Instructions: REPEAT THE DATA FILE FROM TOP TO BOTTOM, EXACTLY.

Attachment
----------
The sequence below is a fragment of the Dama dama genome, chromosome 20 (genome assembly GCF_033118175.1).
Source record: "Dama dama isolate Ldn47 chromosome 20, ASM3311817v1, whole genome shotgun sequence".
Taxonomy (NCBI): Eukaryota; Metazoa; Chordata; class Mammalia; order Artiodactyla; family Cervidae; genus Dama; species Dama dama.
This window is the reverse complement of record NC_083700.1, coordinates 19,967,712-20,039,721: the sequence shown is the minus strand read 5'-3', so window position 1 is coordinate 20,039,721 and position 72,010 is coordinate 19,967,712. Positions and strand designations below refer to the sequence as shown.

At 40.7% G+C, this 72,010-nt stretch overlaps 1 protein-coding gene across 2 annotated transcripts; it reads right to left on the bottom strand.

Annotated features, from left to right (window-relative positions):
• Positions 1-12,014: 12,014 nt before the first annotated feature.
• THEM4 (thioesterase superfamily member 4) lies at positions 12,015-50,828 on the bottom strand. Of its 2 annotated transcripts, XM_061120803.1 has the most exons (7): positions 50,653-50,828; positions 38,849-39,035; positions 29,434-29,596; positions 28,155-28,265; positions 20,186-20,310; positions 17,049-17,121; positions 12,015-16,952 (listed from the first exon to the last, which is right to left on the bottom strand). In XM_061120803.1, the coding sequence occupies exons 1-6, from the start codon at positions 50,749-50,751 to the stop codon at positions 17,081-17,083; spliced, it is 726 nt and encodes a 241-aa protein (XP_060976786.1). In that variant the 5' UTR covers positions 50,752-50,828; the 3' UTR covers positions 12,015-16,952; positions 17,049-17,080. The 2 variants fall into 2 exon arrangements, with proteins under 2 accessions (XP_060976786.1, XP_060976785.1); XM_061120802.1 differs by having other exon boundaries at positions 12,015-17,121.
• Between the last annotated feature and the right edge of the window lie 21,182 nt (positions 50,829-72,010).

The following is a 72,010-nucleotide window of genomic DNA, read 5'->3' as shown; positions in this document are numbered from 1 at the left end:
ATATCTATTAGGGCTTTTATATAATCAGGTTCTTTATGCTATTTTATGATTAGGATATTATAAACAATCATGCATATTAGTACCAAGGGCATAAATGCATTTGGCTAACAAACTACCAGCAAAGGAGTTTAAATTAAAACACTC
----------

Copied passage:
The sequence below is a fragment of the Dama dama genome, chromosome 20 (genome assembly GCF_033118175.1).
Source record: "Dama dama isolate Ldn47 chromosome 20, ASM3311817v1, whole genome shotgun sequence".
Taxonomy (NCBI): Eukaryota; Metazoa; Chordata; class Mammalia; order Artiodactyla; family Cervidae; genus Dama; species Dama dama.
This window is the reverse complement of record NC_083700.1, coordinates 19,967,712-20,039,721: the sequence shown is the minus strand read 5'-3', so window position 1 is coordinate 20,039,721 and position 72,010 is coordinate 19,967,712. Positions and strand designations below refer to the sequence as shown.

At 40.7% G+C, this 72,010-nt stretch overlaps 1 protein-coding gene across 2 annotated transcripts; it reads right to left on the bottom strand.

Annotated features, from left to right (window-relative positions):
• Positions 1-12,014: 12,014 nt before the first annotated feature.
• THEM4 (thioesterase superfamily member 4) lies at positions 12,015-50,828 on the bottom strand. Of its 2 annotated transcripts, XM_061120803.1 has the most exons (7): positions 50,653-50,828; positions 38,849-39,035; positions 29,434-29,596; positions 28,155-28,265; positions 20,186-20,310; positions 17,049-17,121; positions 12,015-16,952 (listed from the first exon to the last, which is right to left on the bottom strand). In XM_061120803.1, the coding sequence occupies exons 1-6, from the start codon at positions 50,749-50,751 to the stop codon at positions 17,081-17,083; spliced, it is 726 nt and encodes a 241-aa protein (XP_060976786.1). In that variant the 5' UTR covers positions 50,752-50,828; the 3' UTR covers positions 12,015-16,952; positions 17,049-17,080. The 2 variants fall into 2 exon arrangements, with proteins under 2 accessions (XP_060976786.1, XP_060976785.1); XM_061120802.1 differs by having other exon boundaries at positions 12,015-17,121.
• Between the last annotated feature and the right edge of the window lie 21,182 nt (positions 50,829-72,010).

The following is a 72,010-nucleotide window of genomic DNA, read 5'->3' as shown; positions in this document are numbered from 1 at the left end:
ATATCTATTAGGGCTTTTATATAATCAGGTTCTTTATGCTATTTTATGATTAGGATATTATAAACAATCATGCATATTAGTACCAAGGGCATAAATGCATTTGGCTAACAAACTACCAGCAAAGGAGTTTAAATTAAAACACTC